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The Census Has Revealed A More Multiracial U.S. One Reason? Cheaper DNA Tests

DNA testing kits have shifted the way both researchers and the public think about race and identity. This shift is evident in the 2020 U.S. Census data.

For about 1 in 10 people counted for last year's U.S. census, a single check box was not enough to report their racial identities.

Their multifaceted responses to the race question for the 2020 head count helped produce the data released this month for redrawing voting maps, enforcing civil rights laws and guiding federal funds to local communities.

Now, demographers and other researchers are trying to figure out what caused the number of people who identified with more than one racial group to jump over the past decade by an eye-popping 276%.

Kids, census changes and DNA tests

As experts look at the changing numbers, three main factors have emerged as drivers of this boom.

A growing share of children in the U.S. have been born to parents who identify with racial groups that are different from one another.

For the 2020 count, the Census Bureau changed how it asked about race and how it categorized the answers. (If you wrote in a response that federal standards consider to be "Hispanic or Latino," for example, that answer was sorted into the "Some Other Race" category.)

And more people may be rethinking what they tell the government about their identities. Some demographers are wondering how much a relatively new trend may have contributed to that growth — the rise of at-home DNA ancestry testing.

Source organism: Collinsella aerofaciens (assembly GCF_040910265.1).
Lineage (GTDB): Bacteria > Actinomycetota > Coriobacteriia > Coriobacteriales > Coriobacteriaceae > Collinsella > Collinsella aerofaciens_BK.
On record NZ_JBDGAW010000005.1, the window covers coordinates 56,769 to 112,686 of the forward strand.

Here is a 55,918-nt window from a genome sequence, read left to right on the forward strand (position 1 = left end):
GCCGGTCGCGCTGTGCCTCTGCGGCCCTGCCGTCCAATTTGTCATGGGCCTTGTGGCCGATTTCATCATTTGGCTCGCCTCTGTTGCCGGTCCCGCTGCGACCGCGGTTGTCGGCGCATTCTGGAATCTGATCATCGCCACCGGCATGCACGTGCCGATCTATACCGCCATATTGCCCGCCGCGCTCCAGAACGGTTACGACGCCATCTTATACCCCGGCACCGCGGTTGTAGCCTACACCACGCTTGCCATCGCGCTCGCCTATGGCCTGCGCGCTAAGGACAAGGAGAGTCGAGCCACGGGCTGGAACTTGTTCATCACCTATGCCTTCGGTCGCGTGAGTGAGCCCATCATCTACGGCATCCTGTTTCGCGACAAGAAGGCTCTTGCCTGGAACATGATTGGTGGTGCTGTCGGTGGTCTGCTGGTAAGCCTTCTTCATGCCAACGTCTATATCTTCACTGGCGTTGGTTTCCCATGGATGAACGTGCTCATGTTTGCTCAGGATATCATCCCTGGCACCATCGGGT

Exactly how big of an effect these tests had on census results is difficult to pin down. But many researchers agree that as the cost of at-home kits fell in recent years, they have helped shape an increasing share of the country's ever-changing ideas about the social construct that is race.

Genetic markers vs. social experience

Although DNA ancestry test takers likely make up a sliver of the U.S. population — 16%, according to a 2019 estimate by the Pew Research Center — the wide reach of the marketing efforts of companies such as 23andMe and, which operates the AncestryDNA service, should not be underestimated, warns Jenifer Bratter, a sociologist at Rice University who studies multiracial identity.

"The public has kind of taken in the notion that you can find out 'who you are' with a test that's supposed to analyze your genes," Bratter says. "What that does for anyone who does work in racial identity and racial demography is cause us to think through how genetic ideas of race are in public circulation."